On the other hand, I discovered some interesting variations in how to progress through a quest at one point when I reloaded a save: I could knock a security guard out with a stun gun, or talk my way past him. There’s still only one story, but you can definitely leave your fingerprints on it. It’s not a bad story, either.

The reviewer finds this game hard to get excited about, but still has a positive opinion of it. It may be somewhat fun, having good features or ideas counterbalanced by a few boring parts, bad design or other fundamentally irritating qualities that can’t easily be overlooked. Alternatively, it could be pleasant, but with nothing new to offer. Worth a little money if you’ve got the time for it.

Phoenix Wright: Ace Attorney – Dual Destinies

Ace Attorney 5, a cheap eShop-exclusive, shows off some of the sharpest presentation in the series to date. The music and narrative highs of Trials and Tribulations might still reign, with Godot and Dahlia and everything else that game put on the table, but in all the other various little details, Dual Destinies takes the cake, even while I wouldn’t call it an especially ambitious title.


Structuring and mechanics
While it offers nothing quite as ingenious as the recorded, colored, sortable testimonies seen in Umineko No Naku Koro Ni Chiru – Episode 8, and while to some people the return to the simple Visual Novel presentation style might be seen as a step back from the adventure sprites of Edgeworth’s spinoff games, the cases themselves are structured better than they historically have been. I didn’t find myself thinking that my evidence was ambiguous in its relevance to whatever conundrum was currently attacking my health bar, and I rarely felt like my opinions were underrepresented, which is the greatest risk of all in debate-based gameplay (see Deus Ex: Human Revolution).

While I occasionally still felt like the little prodding hints in Phoenix’s own mind were stealing my thunder before I got to present a piece of evidence for myself, I didn’t find it especially patronizing or babying, which is another common hazard in an interactive mystery. While I could be middling out because I’ve grown more accustomed to the behaviors of Ace Attorney’s writers while my mind also isn’t as quick on the draw as it was when I was 17, I’d sooner believe that they were just more careful this time around–whether it was an extra pass of QA, or something else, it seems to have worked.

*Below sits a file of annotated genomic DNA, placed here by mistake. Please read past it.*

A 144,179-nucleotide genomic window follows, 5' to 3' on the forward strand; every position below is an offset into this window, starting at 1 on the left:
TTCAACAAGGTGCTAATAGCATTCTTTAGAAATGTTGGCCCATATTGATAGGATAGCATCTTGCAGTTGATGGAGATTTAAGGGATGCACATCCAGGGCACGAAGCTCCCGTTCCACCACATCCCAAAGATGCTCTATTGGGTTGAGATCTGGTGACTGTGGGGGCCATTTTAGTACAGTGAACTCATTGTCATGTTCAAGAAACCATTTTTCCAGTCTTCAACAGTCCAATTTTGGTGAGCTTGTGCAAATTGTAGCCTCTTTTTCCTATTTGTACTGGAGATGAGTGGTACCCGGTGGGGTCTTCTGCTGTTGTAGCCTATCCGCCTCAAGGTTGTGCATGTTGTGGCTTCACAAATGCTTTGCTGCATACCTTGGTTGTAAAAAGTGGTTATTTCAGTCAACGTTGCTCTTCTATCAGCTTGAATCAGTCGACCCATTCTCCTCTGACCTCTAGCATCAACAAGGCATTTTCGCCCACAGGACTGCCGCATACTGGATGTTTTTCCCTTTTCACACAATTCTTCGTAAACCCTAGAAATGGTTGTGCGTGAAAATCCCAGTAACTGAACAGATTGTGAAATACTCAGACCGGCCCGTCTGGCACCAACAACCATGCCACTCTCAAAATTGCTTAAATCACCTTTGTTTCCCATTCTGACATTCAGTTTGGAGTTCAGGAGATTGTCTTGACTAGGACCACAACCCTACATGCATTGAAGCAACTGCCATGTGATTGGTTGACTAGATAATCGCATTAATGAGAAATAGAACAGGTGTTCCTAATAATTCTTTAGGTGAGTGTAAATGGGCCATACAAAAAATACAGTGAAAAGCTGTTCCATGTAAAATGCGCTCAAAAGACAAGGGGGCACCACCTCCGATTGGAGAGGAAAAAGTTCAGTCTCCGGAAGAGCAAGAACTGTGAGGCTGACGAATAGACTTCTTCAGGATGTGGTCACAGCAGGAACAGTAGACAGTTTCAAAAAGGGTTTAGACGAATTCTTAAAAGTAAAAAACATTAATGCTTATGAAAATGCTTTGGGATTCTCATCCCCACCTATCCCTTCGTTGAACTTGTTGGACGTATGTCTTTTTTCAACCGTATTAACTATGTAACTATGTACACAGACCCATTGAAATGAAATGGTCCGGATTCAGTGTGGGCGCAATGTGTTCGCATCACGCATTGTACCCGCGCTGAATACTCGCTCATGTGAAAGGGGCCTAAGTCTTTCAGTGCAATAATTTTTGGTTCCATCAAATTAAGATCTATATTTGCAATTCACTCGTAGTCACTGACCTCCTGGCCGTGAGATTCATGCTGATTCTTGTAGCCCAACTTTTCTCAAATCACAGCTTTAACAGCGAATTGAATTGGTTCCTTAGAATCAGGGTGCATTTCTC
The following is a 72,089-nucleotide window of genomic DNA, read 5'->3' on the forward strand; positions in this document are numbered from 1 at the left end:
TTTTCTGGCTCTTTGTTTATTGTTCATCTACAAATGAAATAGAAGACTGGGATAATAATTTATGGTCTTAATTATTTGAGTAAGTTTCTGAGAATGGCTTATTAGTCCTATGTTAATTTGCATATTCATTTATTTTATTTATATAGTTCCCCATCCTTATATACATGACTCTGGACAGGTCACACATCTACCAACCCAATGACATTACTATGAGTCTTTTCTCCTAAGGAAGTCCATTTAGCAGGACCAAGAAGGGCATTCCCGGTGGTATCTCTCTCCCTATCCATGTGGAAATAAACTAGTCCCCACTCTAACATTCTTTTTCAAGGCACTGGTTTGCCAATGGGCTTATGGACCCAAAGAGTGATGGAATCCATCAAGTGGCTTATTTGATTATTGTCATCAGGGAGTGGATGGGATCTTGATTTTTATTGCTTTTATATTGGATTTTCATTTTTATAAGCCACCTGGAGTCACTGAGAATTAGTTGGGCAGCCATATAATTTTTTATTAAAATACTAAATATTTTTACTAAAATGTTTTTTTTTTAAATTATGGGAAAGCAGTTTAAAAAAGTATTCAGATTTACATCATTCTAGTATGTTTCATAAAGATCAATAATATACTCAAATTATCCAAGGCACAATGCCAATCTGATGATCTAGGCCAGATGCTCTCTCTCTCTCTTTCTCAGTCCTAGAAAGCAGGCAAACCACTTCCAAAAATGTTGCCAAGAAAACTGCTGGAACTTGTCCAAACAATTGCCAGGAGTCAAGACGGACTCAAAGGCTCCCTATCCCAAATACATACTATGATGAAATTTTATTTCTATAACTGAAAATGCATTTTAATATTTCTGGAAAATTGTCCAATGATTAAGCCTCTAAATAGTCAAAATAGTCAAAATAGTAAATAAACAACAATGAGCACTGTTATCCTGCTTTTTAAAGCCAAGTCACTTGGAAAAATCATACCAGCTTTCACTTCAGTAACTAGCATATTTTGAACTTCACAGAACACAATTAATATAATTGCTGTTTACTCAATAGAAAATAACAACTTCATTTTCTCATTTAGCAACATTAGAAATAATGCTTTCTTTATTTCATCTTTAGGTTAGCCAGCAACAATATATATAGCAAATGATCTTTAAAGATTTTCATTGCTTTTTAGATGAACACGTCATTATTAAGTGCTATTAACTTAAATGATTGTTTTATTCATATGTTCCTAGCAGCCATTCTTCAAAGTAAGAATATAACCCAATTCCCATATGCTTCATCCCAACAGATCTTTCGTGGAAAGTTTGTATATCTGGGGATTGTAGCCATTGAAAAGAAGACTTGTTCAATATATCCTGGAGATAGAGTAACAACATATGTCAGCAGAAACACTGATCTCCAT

Overall the game felt easier, partly because you can save anywhere and health bars aren’t a big deal, but that’s overwhelmingly a positive change: getting rid of artificial difficulty only. Applying a bit of Knox’s Decalogue and some good faith, I was even able to predict the culprit of the final case just slightly before the game started dropping the less subtle hints and asking me to identify that person. That felt good, especially given how absurd it was–it felt like the way a victory over a mystery novel is supposed to go. Sometimes guessing the culprit was pretty easy, but the whodunnit was clearly meant to be a lot more obvious than the specifics of the howdunnit, and I found myself impressed and thrown for a loop by the twists and absurd conceits of the cases, even when I immediately knew who to blame.